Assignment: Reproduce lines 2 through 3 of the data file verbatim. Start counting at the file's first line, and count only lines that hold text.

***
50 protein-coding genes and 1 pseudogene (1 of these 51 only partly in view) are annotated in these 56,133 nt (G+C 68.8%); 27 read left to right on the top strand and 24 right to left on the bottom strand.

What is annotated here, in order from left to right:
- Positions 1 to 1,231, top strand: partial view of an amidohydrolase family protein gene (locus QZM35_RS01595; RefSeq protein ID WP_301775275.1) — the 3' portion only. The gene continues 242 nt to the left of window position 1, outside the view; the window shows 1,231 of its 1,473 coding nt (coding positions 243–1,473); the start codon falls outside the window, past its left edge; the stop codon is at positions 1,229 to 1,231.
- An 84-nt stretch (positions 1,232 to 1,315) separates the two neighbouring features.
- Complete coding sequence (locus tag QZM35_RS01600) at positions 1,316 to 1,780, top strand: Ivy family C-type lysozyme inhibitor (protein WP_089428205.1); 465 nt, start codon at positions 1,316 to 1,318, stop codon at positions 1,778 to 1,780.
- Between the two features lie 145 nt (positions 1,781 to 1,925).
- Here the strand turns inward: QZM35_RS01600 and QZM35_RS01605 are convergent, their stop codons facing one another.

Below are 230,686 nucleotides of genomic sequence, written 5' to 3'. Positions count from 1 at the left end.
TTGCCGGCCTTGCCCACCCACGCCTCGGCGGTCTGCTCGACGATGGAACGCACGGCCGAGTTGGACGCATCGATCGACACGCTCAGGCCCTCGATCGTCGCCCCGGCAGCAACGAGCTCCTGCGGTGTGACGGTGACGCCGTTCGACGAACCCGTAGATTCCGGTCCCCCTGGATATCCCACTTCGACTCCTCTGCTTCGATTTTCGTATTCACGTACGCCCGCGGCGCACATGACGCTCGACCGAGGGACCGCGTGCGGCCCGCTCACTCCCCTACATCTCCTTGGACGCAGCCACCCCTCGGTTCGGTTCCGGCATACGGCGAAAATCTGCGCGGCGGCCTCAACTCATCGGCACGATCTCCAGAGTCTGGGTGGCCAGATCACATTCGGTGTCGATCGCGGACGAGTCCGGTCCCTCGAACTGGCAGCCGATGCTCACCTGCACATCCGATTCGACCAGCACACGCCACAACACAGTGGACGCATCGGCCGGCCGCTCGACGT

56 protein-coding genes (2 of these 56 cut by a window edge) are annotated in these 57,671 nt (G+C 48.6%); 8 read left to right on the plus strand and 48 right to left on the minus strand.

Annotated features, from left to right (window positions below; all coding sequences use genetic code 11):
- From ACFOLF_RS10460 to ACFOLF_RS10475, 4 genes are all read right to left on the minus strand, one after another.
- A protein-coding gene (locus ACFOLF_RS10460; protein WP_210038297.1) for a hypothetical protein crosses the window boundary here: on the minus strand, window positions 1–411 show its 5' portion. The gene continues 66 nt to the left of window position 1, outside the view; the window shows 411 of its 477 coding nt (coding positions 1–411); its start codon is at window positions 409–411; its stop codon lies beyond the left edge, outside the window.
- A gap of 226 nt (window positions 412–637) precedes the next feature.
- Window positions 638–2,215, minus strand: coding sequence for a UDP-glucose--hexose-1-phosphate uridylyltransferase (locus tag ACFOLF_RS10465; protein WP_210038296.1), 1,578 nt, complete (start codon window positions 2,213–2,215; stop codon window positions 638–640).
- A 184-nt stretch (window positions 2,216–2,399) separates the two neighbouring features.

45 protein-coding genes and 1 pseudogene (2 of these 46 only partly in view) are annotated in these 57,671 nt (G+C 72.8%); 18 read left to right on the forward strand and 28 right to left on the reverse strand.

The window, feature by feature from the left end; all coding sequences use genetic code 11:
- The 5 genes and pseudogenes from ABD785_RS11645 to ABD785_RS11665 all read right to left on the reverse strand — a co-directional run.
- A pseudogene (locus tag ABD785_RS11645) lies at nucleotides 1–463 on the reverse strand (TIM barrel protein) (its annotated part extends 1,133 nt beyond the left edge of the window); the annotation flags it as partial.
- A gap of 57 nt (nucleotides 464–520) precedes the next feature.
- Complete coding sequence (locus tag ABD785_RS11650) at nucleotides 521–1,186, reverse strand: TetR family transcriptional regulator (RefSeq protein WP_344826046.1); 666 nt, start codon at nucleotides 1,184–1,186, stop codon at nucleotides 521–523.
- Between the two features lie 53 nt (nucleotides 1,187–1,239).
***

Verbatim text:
What is annotated here, in order from left to right:
- Positions 1 to 1,231, top strand: partial view of an amidohydrolase family protein gene (locus QZM35_RS01595; RefSeq protein ID WP_301775275.1) — the 3' portion only. The gene continues 242 nt to the left of window position 1, outside the view; the window shows 1,231 of its 1,473 coding nt (coding positions 243–1,473); the start codon falls outside the window, past its left edge; the stop codon is at positions 1,229 to 1,231.